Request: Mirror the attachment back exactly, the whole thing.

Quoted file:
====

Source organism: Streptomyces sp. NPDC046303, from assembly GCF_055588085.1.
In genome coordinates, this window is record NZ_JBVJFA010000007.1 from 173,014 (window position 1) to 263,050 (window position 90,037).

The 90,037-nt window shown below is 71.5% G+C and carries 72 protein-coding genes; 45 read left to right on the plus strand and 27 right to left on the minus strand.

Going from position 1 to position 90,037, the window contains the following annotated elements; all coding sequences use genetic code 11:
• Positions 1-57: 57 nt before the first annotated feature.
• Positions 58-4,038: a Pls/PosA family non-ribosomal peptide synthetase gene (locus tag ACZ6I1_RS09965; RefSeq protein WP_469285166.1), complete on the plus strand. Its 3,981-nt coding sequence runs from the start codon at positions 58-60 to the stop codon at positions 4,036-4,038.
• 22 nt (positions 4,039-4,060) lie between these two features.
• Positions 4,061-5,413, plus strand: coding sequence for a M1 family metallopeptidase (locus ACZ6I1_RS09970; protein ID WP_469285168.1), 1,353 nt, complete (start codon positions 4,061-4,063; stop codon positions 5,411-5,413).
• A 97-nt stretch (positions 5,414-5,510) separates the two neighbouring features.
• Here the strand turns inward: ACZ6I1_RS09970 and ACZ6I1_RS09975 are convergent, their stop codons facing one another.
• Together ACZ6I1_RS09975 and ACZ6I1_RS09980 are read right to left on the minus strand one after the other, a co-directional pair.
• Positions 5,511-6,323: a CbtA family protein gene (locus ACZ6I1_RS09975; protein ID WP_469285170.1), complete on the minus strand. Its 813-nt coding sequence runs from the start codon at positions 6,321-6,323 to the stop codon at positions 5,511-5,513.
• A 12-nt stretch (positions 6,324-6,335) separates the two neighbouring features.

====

Source organism: Streptomyces sp. NPDC046303, from assembly GCF_055588085.1.
In genome coordinates, this window is record NZ_JBVJFA010000007.1 from 173,014 (window position 1) to 263,050 (window position 90,037).

The 90,037-nt window shown below is 71.5% G+C and carries 72 protein-coding genes; 45 read left to right on the plus strand and 27 right to left on the minus strand.

Going from position 1 to position 90,037, the window contains the following annotated elements; all coding sequences use genetic code 11:
• Positions 1-57: 57 nt before the first annotated feature.
• Positions 58-4,038: a Pls/PosA family non-ribosomal peptide synthetase gene (locus tag ACZ6I1_RS09965; RefSeq protein WP_469285166.1), complete on the plus strand. Its 3,981-nt coding sequence runs from the start codon at positions 58-60 to the stop codon at positions 4,036-4,038.
• 22 nt (positions 4,039-4,060) lie between these two features.
• Positions 4,061-5,413, plus strand: coding sequence for a M1 family metallopeptidase (locus ACZ6I1_RS09970; protein ID WP_469285168.1), 1,353 nt, complete (start codon positions 4,061-4,063; stop codon positions 5,411-5,413).
• A 97-nt stretch (positions 5,414-5,510) separates the two neighbouring features.
• Here the strand turns inward: ACZ6I1_RS09970 and ACZ6I1_RS09975 are convergent, their stop codons facing one another.
• Together ACZ6I1_RS09975 and ACZ6I1_RS09980 are read right to left on the minus strand one after the other, a co-directional pair.
• Positions 5,511-6,323: a CbtA family protein gene (locus ACZ6I1_RS09975; protein ID WP_469285170.1), complete on the minus strand. Its 813-nt coding sequence runs from the start codon at positions 6,321-6,323 to the stop codon at positions 5,511-5,513.
• A 12-nt stretch (positions 6,324-6,335) separates the two neighbouring features.